In March, Mr. Gorkov said in a statement that his December meeting with Mr. Kushner was part of the bank’s strategy to discuss promising trends and sectors with influential financial institutions in Europe, Asia and the United States. That statement said he met with representatives of “business circles of the U.S., including with the head of Kushner Companies, Jared Kushner.” At the time, Mr. Kushner was still running the company, which is his family’s real estate business.
Vnesheconombank has not responded to questions about which other financial institutions and business leaders Mr. Gorkov met with while in the United States.
Trying to set up secret communications with Mr. Putin in the weeks after the election would not be illegal. Still, it is highly unusual to try to establish channels with a foreign leader that did not rely on the government’s own communications, which are secure and allow for a record of contacts to be created.
But the Trump transition was unique in its unwillingness to use the government’s communications lines and briefing material for its dealings with many foreign governments, partly because of concern that Obama administration officials might be monitoring the calls.
In addition, Mr. Kushner disclosed none of his contacts with Russians or any other foreign officials when he applied for his security clearance in January. He later amended the form to include several meetings, including those with Mr. Kislyak and Mr. Gorkov, but it is unclear whether he told the investigators who conducted his background check about the attempts to set up a back channel. His aides have said his omissions from the clearance form were accidental.
The meeting with Mr. Gorkov is now being scrutinized by the F.B.I. as part of its investigation into alleged Russian attempts to disrupt last year’s presidential campaign, and whether any of Mr. Trump’s advisers assisted in such efforts.
His bank is controlled by members of Mr. Putin’s government, including Prime Minister Dmitri A. Medvedev. It also has long been intertwined with Mr. Putin’s inner circle: It has been used by the Russian government to bail out oligarchs close to Mr. Putin, and has helped fund the Russian president’s pet projects, such as the Winter Olympics in Sochi in 2014.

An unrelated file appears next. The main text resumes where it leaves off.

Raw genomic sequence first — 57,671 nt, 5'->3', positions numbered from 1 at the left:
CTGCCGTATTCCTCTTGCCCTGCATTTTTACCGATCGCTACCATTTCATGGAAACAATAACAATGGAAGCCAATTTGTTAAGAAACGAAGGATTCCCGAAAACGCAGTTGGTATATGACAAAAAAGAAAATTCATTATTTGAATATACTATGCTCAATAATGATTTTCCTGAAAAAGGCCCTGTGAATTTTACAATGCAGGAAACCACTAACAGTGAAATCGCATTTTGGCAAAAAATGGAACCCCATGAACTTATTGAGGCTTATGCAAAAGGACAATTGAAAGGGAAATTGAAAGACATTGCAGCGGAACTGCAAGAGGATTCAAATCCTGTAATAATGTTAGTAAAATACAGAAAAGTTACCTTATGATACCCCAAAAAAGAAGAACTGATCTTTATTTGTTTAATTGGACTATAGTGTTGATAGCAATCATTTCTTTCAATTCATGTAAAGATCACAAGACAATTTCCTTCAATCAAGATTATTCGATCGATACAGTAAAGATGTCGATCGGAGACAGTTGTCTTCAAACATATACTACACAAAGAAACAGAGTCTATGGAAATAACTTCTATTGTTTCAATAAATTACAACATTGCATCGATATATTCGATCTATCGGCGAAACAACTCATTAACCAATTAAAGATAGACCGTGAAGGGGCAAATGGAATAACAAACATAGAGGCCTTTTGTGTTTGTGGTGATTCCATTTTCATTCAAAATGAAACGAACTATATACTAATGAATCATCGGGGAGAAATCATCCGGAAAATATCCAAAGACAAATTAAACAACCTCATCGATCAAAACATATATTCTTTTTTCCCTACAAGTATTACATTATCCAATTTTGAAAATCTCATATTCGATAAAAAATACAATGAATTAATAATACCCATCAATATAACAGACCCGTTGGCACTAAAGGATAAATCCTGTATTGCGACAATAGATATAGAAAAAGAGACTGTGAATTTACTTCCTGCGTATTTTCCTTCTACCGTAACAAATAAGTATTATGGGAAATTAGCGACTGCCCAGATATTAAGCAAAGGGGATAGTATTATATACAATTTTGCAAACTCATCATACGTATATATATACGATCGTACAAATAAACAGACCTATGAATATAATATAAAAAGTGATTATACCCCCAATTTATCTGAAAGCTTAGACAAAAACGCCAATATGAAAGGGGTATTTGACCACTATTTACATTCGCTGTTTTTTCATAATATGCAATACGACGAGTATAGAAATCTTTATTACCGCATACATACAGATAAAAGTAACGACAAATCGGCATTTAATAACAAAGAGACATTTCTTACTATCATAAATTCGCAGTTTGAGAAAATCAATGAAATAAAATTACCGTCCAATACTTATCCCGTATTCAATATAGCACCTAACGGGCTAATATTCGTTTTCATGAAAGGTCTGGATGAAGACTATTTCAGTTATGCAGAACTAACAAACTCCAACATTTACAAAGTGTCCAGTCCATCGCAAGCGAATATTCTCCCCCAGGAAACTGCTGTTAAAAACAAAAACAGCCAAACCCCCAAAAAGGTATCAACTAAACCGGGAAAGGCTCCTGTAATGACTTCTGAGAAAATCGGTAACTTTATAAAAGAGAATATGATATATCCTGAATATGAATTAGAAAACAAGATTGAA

Vnesheconombank has also been used by Russian intelligence to plant spies in the United States. In March 2016, an agent of Russia’s foreign intelligence service, known as the S.V.R., who was caught posing as an employee of the bank in New York, pleaded guilty to spying against the United States.
The spy, said Preet Bharara, then the United States attorney in Manhattan, was under “the guise of being a legitimate banker, gathered intelligence as an agent of the Russian Federation in New York.”
Mr. Gorkov is a graduate of the academy of the Federal Security Service of Russia, a training ground for Russian spies. Though current and former Americans said it was unlikely that Mr. Gorkov is an active member of Russian intelligence, they said his past ties to the security services in Moscow were a reason he was put in charge of the bank.
But days earlier, responding to questions from The Times about the meetings with Mr. Kislyak and Mr. Gorkov, Ms. Hicks said the meetings were part of an effort by Mr. Kushner to improve relations between the United States and Russia, and to identify areas of possible cooperation.
After the first meeting with Mr. Kislyak, she said at the time, the Russian ambassador asked for a follow-up discussion to “deliver a message.” Mr. Kushner sent Avrahm Berkowitz, a longtime associate and now a White House aide. At that session, Mr. Kislyak told Mr. Berkowitz that he wanted Mr. Kushner to meet Mr. Gorkov, Ms. Hicks said.
Ms. Hicks did not say at the time why Mr. Kislyak had wanted to arrange a meeting between Mr. Kushner and Mr. Gorkov. But she said then that during Mr. Kushner’s meeting with Mr. Gorkov, there was no discussion about the Kushner company’s business or about American sanctions against Russian entities like Vnesheconombank.